Bank loans shrank for the first time since September 2016.
Singapore banks will see a weaker consumer loan appetite in the near-term as labour market conditions remains soft, reports OCBC Treasury Research.
Bank loans shrank for the first time since September 2016 by 1% YoY in June, the brokerage firm noted, despite the reopening of the Singapore economy after the circuit breaker period. This was mainly due to consumer loans falling 3.4% YoY during the month, which also marks the 11th consecutive month of contractions.
On the upside, business loans expanded 0.6% YoY. However, OCBC noted that this is also the slowest rate of growth in the segment since November 2016.
The recently released manufacturing and services business expectations survey reveal more troubles ahead for these sectors, which could in turn adversely affect the loan prospects of the banking sector. Outlook for these sectors remains very weak, with a net weighted 56% and 31% respectively expecting further deterioration.
As the services sector is a key employer, the persistent weakness in this sector does not bode well for the local job market, according to Selena Ling, head of treasury research and strategy, global treasury at OCBC Treasury Research.
“The recent Q2 total employment data already reflected a 121,800 decline, and net weighted 21% of the services sector expects to trim jobs for July-December 2020. This reinforces our view that labour pains will sustain into the year-end, despite the resumption of many economic activities here,” said Ling.
OCBC’s total unemployment rate forecast remains at 3% to 3.5% even should there be more policy assistance. The manufacturing sector also has a lacklustre employment outlook as a result of waning global demand amidst the ongoing pandemic.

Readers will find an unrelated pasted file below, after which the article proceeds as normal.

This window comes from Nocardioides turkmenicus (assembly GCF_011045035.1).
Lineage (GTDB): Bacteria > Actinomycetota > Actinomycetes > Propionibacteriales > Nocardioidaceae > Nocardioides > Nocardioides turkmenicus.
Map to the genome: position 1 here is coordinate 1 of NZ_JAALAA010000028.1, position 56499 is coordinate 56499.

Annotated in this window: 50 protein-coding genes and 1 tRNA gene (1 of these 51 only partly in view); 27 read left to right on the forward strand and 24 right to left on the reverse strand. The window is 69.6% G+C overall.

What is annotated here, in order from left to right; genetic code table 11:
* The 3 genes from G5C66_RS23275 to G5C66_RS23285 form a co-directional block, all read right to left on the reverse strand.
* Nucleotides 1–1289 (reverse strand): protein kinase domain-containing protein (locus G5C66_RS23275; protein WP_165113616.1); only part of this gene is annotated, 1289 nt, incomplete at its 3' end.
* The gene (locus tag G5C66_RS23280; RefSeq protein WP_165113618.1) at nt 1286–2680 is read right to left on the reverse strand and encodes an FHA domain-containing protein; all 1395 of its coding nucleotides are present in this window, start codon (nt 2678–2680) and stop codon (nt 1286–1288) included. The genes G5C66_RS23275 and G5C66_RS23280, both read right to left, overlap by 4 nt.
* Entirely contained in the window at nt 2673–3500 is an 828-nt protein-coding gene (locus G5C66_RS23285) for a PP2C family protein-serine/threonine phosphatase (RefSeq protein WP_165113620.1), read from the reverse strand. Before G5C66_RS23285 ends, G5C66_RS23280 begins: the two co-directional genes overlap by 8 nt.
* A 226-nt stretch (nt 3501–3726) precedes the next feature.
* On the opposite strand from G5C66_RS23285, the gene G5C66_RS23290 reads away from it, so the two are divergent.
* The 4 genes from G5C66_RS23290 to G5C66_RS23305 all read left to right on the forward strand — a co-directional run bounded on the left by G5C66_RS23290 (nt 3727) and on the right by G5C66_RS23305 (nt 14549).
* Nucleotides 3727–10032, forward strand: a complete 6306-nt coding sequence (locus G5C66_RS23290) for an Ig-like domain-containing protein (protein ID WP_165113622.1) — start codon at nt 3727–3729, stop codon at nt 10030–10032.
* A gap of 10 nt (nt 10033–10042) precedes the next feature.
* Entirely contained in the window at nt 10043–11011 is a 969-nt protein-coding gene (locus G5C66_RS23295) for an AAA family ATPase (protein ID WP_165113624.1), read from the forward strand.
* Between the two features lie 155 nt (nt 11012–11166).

“Within manufacturing, apart from electronics, all the other clusters see a smaller workforce in 2Q20. Within services, the accommodation industry and amusement and recreation services are most bearish on operating receipts,” noted Ling.
On a more positive note, 66% of manufacturing firms plan to invest in plant and machinery between April 2020-April 2021. This coma combination of replacement of worn-out equipment and installation of new production technology, the report noted.
Also, the government may extend more policy assistance to the labour market data. For example, the Jobs Support Scheme could remain for a longer period of time, though more calibrated and more targeted, or the SGUnited Jobs and Skills programme could potentially be accelerated or expanded, with possibly more attention to Professionals, Managers, Executives and Technicians (PMETs).
COVID-hit firms could also receive more assistant in the form of more rental or tax relief. However, if the pandemic persists, more companies may end up closing, said Ling.
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